Take the Cake: Bite-sized Inspiration for the Savvy Baker

How to Make the Perfect Caramel

Caramel and Red Velvet: it was love at first sight.


Here at Red Velvet NYC, caramel holds a special place in our hearts – we like to use it as the perfect pairing to rich vanilla bean custard in our Crème Caramel. Dee-licious! And you know what the best part about caramel is (besides its deliciously sweet taste)? Caramel is actually fairly easy to make once you’ve got a few simple tricks down. So take out your heat-proof spatula and saucepan – it’s time to whip up the perfect caramel!


First you’ll need the right equipment


To make a great batch of caramel, you’ll need to use a few tools. The first piece of equipment you’ll need is a saucepan. Keep in mind, however, that not all saucepans will withstand the high temperature of boiling caramel. Avoid saucepans that have been lined with a tin or nonstick coating, as these materials can easily get ruined from overheating. Instead, go with an unlined copper or aluminum saucepan – both conduct heat well and will help your caramel cook evenly.


In addition to the right saucepan, you’ll also need a heat-resistant spatula for stirring – we suggest using a spatula made from either silicone or wood. This will ensure it doesn’t burn. We also recommend using a high-temperature candy thermometer, which will keep your caramel from burning (but we’ll get to that part a little later).


Copper makes a great heat-conducting material for making caramel. Photo Credit: Pixabay

Copper makes a great heat-conducting material for making caramel. Photo Credit: Pixabay


Got your equipment? Then let’s make some caramel!


Caramel is essentially melted and cooked sugar, which can be made with water for a liquid caramel or without water for a solid caramel – for now we’ll just focus on making liquid caramel.


The first thing you want to do is to pour your granulated sugar into your saucepan, adding a small amount of water to moisten the sugar and help it dissolve. Allow it to sit in the pan on high heat for a few minutes until the sugar reaches a roaring boil (don’t start stirring just yet, or your caramel could end up grainy). At this point the mixture will look like this:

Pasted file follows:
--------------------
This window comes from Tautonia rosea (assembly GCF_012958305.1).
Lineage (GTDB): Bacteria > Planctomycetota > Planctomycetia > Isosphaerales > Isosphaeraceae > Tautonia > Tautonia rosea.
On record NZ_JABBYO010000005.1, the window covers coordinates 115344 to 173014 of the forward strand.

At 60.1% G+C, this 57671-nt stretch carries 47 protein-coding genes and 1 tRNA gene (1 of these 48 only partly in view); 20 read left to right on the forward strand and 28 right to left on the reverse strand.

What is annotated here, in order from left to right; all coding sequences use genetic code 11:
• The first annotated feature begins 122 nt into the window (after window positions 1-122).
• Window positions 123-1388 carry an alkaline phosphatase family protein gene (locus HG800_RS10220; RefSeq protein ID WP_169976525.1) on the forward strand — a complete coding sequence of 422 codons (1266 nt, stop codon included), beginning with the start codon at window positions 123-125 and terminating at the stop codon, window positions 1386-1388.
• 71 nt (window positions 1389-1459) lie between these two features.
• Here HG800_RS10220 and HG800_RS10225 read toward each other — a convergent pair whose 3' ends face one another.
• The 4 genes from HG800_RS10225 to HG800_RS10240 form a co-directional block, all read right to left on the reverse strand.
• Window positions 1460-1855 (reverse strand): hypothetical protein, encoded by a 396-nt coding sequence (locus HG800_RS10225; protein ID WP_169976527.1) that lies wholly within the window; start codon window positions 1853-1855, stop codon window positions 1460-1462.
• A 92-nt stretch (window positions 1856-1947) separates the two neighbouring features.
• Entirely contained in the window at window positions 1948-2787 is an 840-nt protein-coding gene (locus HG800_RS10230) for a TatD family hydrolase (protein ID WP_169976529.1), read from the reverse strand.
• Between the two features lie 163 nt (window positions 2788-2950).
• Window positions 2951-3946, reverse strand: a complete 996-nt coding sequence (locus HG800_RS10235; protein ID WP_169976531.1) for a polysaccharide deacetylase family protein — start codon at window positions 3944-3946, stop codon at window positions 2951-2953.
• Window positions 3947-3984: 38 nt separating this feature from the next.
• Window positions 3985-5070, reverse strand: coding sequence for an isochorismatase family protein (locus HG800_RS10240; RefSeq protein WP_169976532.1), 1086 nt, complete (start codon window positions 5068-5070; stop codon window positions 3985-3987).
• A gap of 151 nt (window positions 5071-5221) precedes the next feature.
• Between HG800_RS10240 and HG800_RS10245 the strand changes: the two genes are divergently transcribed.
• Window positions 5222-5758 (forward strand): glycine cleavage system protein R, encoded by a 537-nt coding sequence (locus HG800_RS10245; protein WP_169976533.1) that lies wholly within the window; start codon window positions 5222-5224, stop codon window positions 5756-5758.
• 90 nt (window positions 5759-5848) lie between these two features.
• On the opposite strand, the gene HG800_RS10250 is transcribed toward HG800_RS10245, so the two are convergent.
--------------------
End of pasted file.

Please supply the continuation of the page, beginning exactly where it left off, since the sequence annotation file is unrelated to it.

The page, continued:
The sugar and water mixture is starting to boil into a syrup. Photo Credit: Pixabay

The sugar and water mixture is starting to boil into a syrup. Photo Credit: Pixabay


Keep the sugar mixture over high heat until it begins to turn a golden brown (this happens when the water has started to evaporate). Once the caramel has started to change color, the sugar has dissolved and you can now start stirring continuously with your spatula. NOTE: the caramel will be VERY hot at this point, so be sure to handle it carefully.


When the water evaporates, the caramel will turn brown. Almost done!


After you’ve started to stir the caramel, you’ll need to keep an eye on it, because at this point in the process it can cook very quickly (and burn in a matter of seconds!) – this is where your kitchen thermometer will come in handy! Liquid caramel should be cooked until it reaches about 350 degrees, give or take a few. It will have a nice golden color, not too light and not too dark, and it will have a sweet yet robust flavor.


When the caramel is done cooking, set it aside and let it cool. To be safe, we suggest submerging the bottom of the saucepan in cold water, so that the caramel doesn’t continue to cook. After that, it’s ready to serve!


Photo Credit: Photobucket Staff Picks

Photo Credit: Photobucket Staff Picks


And who would’ve thought you could get liquid gold from just a little sugar and water?

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